Search Images Maps Play YouTube News Gmail Drive More »
Sign in
Screen reader users: click this link for accessible mode. Accessible mode has the same essential features but works better with your reader.

Patents

  1. Advanced Patent Search
Publication numberUS2203822 A
Publication typeGrant
Publication dateJun 11, 1940
Filing dateJul 25, 1935
Priority dateJul 25, 1935
Publication numberUS 2203822 A, US 2203822A, US-A-2203822, US2203822 A, US2203822A
InventorsEli Hyman
Original AssigneeEli Hyman
Export CitationBiBTeX, EndNote, RefMan
External Links: USPTO, USPTO Assignment, Espacenet
Ribbon
US 2203822 A
Abstract  available in
Images(1)
Previous page
Next page
Claims  available in
Description  (OCR text may contain errors)

June 11, 1940.

E. HYMAN 2,203,322

RIBBCN Filed July 25. 1935 ATTOR 5.-.Y5

Patented June 11, 1940 UNITED STATES PATENT' OFFICE 5 Claims.

'I'his invention relates in general to ribbonlike strips adapted for use in the textile and cordage arts, and in particular to an improved tying -ribbon comprising a strip of non-brous flexible material.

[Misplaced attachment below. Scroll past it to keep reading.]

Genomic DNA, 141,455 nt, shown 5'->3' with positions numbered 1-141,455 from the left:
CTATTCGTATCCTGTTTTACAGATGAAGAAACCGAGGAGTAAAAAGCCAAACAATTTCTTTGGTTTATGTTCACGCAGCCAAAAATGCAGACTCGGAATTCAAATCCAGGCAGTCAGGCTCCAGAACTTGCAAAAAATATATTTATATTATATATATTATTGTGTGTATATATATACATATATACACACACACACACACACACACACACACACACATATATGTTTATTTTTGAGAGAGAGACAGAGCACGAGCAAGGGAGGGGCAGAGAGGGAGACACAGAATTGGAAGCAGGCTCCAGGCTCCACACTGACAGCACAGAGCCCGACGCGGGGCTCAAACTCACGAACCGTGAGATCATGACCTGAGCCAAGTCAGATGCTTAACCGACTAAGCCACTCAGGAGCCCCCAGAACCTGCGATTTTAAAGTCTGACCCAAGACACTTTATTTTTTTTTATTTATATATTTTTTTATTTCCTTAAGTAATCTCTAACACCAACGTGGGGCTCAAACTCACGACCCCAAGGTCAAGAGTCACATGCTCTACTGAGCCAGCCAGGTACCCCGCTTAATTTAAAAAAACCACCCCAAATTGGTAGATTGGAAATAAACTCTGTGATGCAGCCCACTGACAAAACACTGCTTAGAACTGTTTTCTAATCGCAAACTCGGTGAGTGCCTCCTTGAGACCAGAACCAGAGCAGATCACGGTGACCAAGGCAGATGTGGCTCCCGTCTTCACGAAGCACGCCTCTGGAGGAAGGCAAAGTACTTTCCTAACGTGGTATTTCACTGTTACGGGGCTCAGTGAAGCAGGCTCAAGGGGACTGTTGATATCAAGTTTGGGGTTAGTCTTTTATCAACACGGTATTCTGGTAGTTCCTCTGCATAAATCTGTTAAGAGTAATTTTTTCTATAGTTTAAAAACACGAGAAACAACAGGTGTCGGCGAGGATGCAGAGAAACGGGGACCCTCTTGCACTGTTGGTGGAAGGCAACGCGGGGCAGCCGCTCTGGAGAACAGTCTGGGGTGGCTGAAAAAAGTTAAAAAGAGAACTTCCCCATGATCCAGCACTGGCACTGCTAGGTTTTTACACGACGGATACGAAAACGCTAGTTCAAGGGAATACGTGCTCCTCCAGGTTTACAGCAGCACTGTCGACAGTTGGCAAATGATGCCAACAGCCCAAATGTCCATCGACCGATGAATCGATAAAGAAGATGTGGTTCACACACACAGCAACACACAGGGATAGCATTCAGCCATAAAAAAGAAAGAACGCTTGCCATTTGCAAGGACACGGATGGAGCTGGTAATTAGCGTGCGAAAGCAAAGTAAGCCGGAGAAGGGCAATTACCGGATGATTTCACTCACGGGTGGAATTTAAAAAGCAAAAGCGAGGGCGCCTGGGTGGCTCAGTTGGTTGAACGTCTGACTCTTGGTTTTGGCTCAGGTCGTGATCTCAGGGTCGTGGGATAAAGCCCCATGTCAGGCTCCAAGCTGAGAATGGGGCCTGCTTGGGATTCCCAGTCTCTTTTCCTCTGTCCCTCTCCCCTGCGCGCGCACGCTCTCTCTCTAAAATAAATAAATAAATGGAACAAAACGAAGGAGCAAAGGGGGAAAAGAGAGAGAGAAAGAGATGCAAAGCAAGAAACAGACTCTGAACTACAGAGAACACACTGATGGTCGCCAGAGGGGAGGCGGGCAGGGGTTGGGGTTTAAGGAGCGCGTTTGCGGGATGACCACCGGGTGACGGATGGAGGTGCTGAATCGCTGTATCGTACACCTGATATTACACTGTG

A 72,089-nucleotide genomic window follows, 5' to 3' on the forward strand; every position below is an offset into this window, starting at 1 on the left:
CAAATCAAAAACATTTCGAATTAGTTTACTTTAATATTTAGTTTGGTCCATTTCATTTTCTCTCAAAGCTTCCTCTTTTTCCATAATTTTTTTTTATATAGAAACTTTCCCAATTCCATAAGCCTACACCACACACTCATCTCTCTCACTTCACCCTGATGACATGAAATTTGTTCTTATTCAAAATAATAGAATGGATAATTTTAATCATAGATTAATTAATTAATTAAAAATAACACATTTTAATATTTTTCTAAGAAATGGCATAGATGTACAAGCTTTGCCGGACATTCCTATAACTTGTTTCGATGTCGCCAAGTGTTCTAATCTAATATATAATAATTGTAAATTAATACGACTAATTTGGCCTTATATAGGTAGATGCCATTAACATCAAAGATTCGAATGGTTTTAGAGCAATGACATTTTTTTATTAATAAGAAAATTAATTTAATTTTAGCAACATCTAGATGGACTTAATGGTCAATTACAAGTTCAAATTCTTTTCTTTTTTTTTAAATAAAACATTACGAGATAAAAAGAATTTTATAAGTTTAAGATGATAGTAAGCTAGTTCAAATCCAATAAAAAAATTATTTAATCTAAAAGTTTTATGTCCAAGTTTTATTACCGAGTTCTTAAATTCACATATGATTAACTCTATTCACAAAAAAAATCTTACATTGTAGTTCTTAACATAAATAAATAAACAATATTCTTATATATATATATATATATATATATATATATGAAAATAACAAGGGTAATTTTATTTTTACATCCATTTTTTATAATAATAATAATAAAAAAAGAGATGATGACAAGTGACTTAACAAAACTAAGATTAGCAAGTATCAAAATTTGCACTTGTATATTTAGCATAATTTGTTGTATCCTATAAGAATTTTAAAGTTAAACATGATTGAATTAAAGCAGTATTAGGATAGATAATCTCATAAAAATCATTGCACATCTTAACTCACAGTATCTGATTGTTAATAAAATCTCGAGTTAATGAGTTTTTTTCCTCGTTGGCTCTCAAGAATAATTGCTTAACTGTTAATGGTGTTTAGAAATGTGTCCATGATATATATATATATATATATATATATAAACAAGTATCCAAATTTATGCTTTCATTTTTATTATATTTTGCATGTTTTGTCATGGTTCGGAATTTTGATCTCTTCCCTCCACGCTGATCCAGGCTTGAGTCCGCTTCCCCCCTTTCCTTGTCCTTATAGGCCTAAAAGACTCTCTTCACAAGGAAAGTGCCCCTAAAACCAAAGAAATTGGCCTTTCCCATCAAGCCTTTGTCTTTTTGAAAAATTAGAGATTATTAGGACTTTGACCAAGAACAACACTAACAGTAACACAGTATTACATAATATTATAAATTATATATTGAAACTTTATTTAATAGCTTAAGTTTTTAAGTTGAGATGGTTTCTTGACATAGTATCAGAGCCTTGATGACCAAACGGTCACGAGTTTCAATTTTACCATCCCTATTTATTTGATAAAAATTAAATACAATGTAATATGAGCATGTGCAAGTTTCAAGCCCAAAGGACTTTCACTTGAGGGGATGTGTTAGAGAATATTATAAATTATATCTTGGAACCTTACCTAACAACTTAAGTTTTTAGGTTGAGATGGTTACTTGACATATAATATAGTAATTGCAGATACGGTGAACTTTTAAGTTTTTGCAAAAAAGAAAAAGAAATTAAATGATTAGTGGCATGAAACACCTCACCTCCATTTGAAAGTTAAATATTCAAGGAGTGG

The ribbons heretofore formed from strips of non-iibrous flexible material have been characterized by such stil'ness and inflexibility as to give rise to numerous disadvantages when used in the textile and cordage arts. Chief among these disadvantages is that the stiffness and inherent springiness of the non-brous material make it difficult to tie the ribbon into a knot. Another disadvantage arises from the fact that the ribbon, when folded, tends to bend sharply at a single point instead of over a considerable aiea, and thus has few characteristics in common with woven ribbons made of textile fibers which, of course, are capable of ilexing in all directions and which lie flat when bent or knotted.

The inherent stiffness of the ribbon of the prior art is not overcome by increasing the amount of plasticizer which is normally incorporated in non-fibrous sheet material. The reason for this lies in the fact that there is an upper limit to the amount of plasticizer which can be incorporated in non-fibrous sheet material without rendering the surface of the material permanently tacky. If the sheets are permanently tacky, the contiguous surfaces stick together when rolled and hence cannot be fed continuously through an automatic folding machine. Moreover, it would be objectionable to have a ribbon the surface of which was inherently tacky, as this wouldtend to soil the hands and damage the goods bound by the' ribbon.